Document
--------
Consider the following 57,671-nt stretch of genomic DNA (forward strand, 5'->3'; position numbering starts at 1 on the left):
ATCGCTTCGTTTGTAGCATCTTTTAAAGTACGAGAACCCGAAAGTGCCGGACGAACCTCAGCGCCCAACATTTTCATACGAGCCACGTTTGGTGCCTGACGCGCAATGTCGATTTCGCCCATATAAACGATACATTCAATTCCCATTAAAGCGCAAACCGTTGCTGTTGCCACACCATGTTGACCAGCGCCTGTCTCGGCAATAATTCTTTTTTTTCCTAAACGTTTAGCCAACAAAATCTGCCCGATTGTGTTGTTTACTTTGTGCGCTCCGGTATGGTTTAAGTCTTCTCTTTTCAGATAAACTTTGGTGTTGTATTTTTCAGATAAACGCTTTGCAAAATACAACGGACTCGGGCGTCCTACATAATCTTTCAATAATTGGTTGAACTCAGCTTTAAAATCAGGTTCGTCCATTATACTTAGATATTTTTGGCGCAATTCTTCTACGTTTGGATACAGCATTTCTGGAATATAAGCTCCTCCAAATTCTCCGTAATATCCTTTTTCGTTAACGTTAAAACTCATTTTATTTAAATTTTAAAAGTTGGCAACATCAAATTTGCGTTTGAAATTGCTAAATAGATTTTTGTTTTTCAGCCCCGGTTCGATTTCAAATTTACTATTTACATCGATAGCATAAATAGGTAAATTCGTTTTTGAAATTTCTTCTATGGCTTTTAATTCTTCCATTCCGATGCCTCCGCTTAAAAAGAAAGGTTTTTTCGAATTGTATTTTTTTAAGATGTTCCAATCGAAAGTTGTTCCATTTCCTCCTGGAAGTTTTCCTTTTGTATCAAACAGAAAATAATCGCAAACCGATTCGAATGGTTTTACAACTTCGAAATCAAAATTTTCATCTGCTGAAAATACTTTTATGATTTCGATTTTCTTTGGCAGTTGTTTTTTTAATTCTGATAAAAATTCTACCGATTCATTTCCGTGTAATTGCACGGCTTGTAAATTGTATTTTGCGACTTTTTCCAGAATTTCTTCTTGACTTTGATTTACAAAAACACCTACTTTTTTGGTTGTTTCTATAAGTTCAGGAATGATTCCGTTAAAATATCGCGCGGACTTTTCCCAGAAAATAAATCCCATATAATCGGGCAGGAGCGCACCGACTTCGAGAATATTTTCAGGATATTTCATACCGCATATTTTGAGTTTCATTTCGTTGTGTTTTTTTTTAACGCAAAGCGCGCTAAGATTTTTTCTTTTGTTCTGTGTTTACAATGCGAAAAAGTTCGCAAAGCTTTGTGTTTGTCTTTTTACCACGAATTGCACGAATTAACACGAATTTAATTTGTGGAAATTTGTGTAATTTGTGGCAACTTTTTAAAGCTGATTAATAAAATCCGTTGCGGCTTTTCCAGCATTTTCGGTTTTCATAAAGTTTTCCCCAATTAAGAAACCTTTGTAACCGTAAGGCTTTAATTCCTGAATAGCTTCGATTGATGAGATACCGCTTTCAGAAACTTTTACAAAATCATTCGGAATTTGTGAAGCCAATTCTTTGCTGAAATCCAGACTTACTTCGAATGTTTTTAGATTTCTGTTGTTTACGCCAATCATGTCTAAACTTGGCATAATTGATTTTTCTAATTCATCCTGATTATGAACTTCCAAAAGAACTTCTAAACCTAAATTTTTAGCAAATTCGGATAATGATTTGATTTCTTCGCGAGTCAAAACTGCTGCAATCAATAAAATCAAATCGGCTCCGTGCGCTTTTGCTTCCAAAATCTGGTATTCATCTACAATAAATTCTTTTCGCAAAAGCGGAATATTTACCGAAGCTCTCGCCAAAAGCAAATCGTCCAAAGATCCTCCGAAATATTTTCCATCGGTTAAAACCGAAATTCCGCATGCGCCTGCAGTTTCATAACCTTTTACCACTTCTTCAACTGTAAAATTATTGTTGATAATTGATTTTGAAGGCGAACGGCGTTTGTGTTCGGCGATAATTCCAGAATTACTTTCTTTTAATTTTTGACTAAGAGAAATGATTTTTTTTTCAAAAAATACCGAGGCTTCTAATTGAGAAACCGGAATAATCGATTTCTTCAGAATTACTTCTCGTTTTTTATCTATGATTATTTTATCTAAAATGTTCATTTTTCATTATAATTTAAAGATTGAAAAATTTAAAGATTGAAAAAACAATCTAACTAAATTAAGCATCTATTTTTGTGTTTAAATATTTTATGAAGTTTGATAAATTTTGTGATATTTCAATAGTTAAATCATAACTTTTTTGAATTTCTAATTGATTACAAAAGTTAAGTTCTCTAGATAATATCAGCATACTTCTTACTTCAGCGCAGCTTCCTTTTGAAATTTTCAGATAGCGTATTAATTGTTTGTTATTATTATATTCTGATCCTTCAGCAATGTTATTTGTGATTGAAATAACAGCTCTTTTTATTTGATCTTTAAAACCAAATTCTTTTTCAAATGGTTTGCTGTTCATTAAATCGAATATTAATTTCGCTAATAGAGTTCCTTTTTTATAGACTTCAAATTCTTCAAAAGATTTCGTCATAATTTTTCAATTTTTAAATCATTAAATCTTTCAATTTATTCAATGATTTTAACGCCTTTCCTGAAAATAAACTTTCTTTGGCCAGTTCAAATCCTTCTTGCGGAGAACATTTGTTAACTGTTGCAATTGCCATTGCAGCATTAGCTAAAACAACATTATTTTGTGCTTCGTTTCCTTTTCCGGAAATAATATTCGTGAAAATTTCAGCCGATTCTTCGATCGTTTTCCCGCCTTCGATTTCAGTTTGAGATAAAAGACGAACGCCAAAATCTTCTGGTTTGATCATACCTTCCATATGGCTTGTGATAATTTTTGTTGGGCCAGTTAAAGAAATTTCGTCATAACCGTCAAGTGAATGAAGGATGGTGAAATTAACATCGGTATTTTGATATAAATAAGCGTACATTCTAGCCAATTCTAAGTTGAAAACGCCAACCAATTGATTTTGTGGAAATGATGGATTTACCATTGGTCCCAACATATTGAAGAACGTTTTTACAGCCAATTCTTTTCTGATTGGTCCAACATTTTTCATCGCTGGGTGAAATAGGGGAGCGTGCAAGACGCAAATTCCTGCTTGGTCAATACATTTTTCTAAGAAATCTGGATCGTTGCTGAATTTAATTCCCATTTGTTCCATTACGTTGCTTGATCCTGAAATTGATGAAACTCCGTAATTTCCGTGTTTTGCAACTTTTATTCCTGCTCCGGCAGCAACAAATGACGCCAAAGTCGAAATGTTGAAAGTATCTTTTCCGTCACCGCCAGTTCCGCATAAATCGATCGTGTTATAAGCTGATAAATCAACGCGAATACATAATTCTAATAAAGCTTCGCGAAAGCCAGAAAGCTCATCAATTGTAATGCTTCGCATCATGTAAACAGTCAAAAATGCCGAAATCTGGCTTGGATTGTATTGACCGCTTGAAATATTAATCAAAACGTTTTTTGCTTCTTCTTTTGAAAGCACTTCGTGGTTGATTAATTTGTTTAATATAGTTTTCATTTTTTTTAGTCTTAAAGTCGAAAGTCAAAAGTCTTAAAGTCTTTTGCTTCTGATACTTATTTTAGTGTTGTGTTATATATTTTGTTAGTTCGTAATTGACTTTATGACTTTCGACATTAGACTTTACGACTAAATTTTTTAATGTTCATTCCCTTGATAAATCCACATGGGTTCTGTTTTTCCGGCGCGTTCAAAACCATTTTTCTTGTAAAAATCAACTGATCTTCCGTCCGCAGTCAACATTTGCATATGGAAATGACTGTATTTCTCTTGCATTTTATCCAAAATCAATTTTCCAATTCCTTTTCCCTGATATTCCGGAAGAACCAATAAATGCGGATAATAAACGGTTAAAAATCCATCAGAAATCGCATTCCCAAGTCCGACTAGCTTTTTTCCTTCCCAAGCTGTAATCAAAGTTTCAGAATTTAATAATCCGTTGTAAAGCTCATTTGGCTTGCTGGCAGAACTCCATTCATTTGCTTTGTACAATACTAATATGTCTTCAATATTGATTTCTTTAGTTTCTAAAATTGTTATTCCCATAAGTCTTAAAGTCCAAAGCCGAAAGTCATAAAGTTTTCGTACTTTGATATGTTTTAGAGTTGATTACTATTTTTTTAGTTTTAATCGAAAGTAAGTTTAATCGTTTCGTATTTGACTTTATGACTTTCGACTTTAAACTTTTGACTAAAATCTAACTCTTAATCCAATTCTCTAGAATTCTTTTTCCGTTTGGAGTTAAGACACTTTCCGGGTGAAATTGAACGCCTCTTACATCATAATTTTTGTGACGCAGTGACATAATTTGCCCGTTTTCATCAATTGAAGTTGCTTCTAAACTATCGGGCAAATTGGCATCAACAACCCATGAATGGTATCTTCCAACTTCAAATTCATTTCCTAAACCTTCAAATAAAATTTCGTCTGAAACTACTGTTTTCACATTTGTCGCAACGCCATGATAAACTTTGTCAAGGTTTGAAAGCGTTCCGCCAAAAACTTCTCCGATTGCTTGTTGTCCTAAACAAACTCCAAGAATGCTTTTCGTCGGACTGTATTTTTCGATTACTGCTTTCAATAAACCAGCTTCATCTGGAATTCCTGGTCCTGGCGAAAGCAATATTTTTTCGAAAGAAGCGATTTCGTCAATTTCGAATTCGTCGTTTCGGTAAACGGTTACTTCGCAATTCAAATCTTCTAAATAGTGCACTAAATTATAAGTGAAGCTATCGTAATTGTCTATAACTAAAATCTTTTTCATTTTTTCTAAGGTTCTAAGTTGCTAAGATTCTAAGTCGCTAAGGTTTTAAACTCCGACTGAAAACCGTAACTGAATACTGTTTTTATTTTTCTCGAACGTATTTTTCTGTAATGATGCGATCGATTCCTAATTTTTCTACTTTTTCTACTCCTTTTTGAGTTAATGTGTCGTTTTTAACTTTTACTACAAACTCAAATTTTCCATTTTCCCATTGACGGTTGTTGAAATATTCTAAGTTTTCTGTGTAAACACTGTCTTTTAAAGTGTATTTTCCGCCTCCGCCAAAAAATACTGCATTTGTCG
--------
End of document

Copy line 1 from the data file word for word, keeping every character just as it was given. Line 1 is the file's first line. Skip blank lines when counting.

Consider the following 57,671-nt stretch of genomic DNA (forward strand, 5'->3'; position numbering starts at 1 on the left):